I’ve got the disc, but I don’t have a blu-ray player yet, so I can’t comment on quality, though it apparently has both the original Quintophonic track and a modernized 5.1 mix. It probably depends on what you want in the way of extra features. If you’re holding out for a KR commentary, I wouldn’t hold my breath. I wish it had the trailer is the only thing I can think of personally, but I don’t really care that much about special features. I rarely even get through all of them (and, yes, that’s even more true if I was involved).

  11. brebro

    According to the reviews on Amazon, the UK disc had the following bonus features:

    UK 2 DVD set from 2004 has HOURS of bonus features…
    1) Director Commentary
    2) insightful interview with Ken Russell by Mark Kermode
    3) more of Ken Russell discussing Tommy
    4) Pete Townshend interview
    5) Roger Daltrey interview
    6) Ann-Margret interview
    7) Trailer, Press Promo materials, a featurette on the Sound…

    and another UK reviewer is not impressed with the sound:

    “So has Sony finally got the proper Quintaphonic mix for this re-mastered blu ray release? Within moments I realised that they had used the same faulty mix as before! It sounds nothing like the proper Quintaphonic mix. It is front centred with a wash of nebulous surround use. It should be complete discrete surround from start to finish. Not only is the surround faulty, even the left to right front soundstage is wrong.”

    But, I suppose, if there is no better US version, I may as well get this one.

  12. Ken Hanke

    I have the UK disc and I’m not that impressed with it or the bonus features. Plus, the UK trailer blows goats. The US trailer is a little quaint in its pretentiousness, but it’s much better.

    I’d have to know who the UK reviewer is to know how much stock I’m putting into that. I have a hunch I know who it is — and if I’m right, he’s about the last person whose word I’d take for anything. Also, I note he doesn’t even seem to realize that there are two soundtracks and he may well not be listening to the actual Quintophonic one.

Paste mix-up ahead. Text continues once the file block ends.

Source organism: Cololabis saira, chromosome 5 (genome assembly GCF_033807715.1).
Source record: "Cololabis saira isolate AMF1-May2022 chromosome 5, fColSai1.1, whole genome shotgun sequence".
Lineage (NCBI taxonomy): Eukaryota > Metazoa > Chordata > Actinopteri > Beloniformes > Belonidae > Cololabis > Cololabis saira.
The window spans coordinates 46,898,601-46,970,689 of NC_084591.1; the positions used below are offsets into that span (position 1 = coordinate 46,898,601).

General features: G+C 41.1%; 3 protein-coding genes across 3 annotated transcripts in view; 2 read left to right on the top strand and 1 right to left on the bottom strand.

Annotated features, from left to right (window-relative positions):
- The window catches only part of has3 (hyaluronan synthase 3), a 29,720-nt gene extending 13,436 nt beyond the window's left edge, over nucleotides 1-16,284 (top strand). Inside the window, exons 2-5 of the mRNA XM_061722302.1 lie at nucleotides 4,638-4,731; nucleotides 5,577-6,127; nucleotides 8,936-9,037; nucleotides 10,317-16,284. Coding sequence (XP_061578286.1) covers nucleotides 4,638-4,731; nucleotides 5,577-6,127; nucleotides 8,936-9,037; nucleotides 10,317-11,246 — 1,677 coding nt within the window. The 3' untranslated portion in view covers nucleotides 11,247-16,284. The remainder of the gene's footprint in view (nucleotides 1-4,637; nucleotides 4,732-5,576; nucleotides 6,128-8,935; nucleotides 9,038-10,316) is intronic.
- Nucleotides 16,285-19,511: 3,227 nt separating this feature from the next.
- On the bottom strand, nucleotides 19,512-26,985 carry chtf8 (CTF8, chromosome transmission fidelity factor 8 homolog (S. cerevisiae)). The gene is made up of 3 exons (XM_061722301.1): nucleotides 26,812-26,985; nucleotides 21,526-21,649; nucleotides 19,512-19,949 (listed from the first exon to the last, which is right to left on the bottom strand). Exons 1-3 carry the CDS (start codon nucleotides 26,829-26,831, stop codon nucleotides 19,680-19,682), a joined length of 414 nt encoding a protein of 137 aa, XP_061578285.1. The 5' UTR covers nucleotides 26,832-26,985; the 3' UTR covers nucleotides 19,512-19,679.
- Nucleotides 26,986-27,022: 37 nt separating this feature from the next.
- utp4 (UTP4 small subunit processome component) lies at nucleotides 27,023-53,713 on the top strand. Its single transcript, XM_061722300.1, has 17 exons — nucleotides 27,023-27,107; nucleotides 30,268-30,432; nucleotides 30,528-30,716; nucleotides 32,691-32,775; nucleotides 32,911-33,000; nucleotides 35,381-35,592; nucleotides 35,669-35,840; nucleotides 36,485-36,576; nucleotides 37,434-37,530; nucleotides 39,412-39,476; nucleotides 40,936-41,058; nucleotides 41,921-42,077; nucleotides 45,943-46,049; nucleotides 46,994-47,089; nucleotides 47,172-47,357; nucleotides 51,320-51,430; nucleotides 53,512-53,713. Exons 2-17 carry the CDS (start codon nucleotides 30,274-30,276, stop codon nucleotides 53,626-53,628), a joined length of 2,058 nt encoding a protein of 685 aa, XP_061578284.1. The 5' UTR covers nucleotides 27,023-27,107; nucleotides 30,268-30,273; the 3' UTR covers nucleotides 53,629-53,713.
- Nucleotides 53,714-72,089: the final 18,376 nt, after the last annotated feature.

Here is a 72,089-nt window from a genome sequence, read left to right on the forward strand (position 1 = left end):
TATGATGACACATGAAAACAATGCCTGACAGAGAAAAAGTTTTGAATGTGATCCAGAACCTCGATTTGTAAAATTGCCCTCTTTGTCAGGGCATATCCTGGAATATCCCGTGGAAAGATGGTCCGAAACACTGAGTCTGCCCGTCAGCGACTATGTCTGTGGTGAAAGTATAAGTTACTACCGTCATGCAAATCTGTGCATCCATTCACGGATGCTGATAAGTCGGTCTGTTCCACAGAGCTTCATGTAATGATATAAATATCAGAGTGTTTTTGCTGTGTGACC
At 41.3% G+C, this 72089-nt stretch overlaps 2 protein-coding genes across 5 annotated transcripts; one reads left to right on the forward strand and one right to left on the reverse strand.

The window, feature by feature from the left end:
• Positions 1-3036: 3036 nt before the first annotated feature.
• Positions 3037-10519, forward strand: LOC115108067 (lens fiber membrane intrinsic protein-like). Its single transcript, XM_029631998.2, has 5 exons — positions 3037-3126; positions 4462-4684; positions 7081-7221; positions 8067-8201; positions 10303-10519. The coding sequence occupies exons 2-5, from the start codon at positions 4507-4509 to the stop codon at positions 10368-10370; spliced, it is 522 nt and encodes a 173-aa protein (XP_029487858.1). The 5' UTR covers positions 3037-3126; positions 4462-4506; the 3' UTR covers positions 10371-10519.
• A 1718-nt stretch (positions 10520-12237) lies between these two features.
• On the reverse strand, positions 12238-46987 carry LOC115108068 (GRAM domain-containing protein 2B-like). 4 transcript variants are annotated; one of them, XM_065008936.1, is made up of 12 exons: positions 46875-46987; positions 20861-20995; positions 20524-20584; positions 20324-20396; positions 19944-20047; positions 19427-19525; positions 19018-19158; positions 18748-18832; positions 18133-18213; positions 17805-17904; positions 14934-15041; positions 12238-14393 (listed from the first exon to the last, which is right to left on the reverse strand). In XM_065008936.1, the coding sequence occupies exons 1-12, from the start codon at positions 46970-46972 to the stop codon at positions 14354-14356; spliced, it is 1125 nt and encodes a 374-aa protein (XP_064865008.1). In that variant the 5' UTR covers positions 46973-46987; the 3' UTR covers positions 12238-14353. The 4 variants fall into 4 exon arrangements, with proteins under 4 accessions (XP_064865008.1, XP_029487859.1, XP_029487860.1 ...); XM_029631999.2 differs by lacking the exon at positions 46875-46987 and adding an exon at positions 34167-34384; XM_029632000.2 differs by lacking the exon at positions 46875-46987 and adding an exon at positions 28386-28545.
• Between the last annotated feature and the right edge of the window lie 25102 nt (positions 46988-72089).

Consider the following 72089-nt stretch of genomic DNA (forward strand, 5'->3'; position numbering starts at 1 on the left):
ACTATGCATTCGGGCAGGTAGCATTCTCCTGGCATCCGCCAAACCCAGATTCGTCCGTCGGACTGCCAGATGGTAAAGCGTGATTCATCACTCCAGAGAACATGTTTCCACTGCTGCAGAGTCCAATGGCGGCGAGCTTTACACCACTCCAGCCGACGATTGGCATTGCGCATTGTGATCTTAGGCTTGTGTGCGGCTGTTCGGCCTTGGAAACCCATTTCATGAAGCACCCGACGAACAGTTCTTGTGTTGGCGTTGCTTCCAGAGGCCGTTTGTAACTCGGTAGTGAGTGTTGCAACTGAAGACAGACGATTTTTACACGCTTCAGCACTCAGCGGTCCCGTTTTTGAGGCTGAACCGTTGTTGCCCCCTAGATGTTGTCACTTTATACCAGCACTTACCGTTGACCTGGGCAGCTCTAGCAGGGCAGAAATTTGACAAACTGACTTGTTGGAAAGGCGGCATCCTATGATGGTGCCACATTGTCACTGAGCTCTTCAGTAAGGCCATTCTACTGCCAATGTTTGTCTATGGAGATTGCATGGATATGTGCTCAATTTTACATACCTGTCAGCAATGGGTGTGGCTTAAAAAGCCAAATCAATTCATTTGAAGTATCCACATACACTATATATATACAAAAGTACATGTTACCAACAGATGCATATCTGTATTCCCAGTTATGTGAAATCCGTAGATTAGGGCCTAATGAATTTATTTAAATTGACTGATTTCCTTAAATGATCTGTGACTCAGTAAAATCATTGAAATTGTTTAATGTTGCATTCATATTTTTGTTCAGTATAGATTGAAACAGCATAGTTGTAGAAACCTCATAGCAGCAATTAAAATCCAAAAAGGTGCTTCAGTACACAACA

13. brebro

    Okay, you have allayed my fears (and in the interim, the price fell another 30¢ to $11.19) so I shall purchase it. Thanks.

  14. Ken Hanke

    And here I was all ready to set up a direct comparison between the Blu-ray and the UK disc. Actually, I might do that anyway out of curiosity. One thing in that review (not by who I feared) is sort of right — about the sound in the US on the theatrical prints not being “right.” Stigwood found a cheaper process and tried to use it everywhere. KR sued him and prevented it in the UK, but not here. However, KR told me that the problem wasn’t the mix, but the fact that the cheaper process clipped the high-range frequencies.

  15. Steven Kroll

    The movie sounded fantastic at the Academy screening in May 2010 and at the Egyptian at the Ken Russell retrospective later last summer AND on the blu-ray that came out in September. I honestly cannot tell what the problem is. It has never sounded better than on this new print. Wouldn’t Ken Russell have said something if it was defective?